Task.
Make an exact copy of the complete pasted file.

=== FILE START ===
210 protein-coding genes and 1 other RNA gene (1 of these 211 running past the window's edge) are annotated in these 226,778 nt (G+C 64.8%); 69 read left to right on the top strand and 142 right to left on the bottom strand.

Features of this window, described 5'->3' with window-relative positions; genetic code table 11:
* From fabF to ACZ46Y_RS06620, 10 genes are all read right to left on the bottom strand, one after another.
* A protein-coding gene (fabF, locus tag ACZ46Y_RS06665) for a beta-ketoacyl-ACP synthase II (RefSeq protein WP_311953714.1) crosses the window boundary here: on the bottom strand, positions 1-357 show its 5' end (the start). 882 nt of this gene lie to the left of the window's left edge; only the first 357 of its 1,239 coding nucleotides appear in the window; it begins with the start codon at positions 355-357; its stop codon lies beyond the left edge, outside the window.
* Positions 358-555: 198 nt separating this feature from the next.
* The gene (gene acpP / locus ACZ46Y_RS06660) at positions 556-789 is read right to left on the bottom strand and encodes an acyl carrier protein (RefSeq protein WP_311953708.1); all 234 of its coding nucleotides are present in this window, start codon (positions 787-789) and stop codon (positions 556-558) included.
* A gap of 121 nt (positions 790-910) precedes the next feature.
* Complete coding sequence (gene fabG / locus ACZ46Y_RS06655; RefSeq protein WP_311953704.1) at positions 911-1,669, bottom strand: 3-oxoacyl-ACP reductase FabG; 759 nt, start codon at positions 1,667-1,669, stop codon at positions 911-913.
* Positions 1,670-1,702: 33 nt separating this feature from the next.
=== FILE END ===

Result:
210 protein-coding genes and 1 other RNA gene (1 of these 211 running past the window's edge) are annotated in these 226,778 nt (G+C 64.8%); 69 read left to right on the top strand and 142 right to left on the bottom strand.

Features of this window, described 5'->3' with window-relative positions; genetic code table 11:
* From fabF to ACZ46Y_RS06620, 10 genes are all read right to left on the bottom strand, one after another.
* A protein-coding gene (fabF, locus tag ACZ46Y_RS06665) for a beta-ketoacyl-ACP synthase II (RefSeq protein WP_311953714.1) crosses the window boundary here: on the bottom strand, positions 1-357 show its 5' end (the start). 882 nt of this gene lie to the left of the window's left edge; only the first 357 of its 1,239 coding nucleotides appear in the window; it begins with the start codon at positions 355-357; its stop codon lies beyond the left edge, outside the window.
* Positions 358-555: 198 nt separating this feature from the next.
* The gene (gene acpP / locus ACZ46Y_RS06660) at positions 556-789 is read right to left on the bottom strand and encodes an acyl carrier protein (RefSeq protein WP_311953708.1); all 234 of its coding nucleotides are present in this window, start codon (positions 787-789) and stop codon (positions 556-558) included.
* A gap of 121 nt (positions 790-910) precedes the next feature.
* Complete coding sequence (gene fabG / locus ACZ46Y_RS06655; RefSeq protein WP_311953704.1) at positions 911-1,669, bottom strand: 3-oxoacyl-ACP reductase FabG; 759 nt, start codon at positions 1,667-1,669, stop codon at positions 911-913.
* Positions 1,670-1,702: 33 nt separating this feature from the next.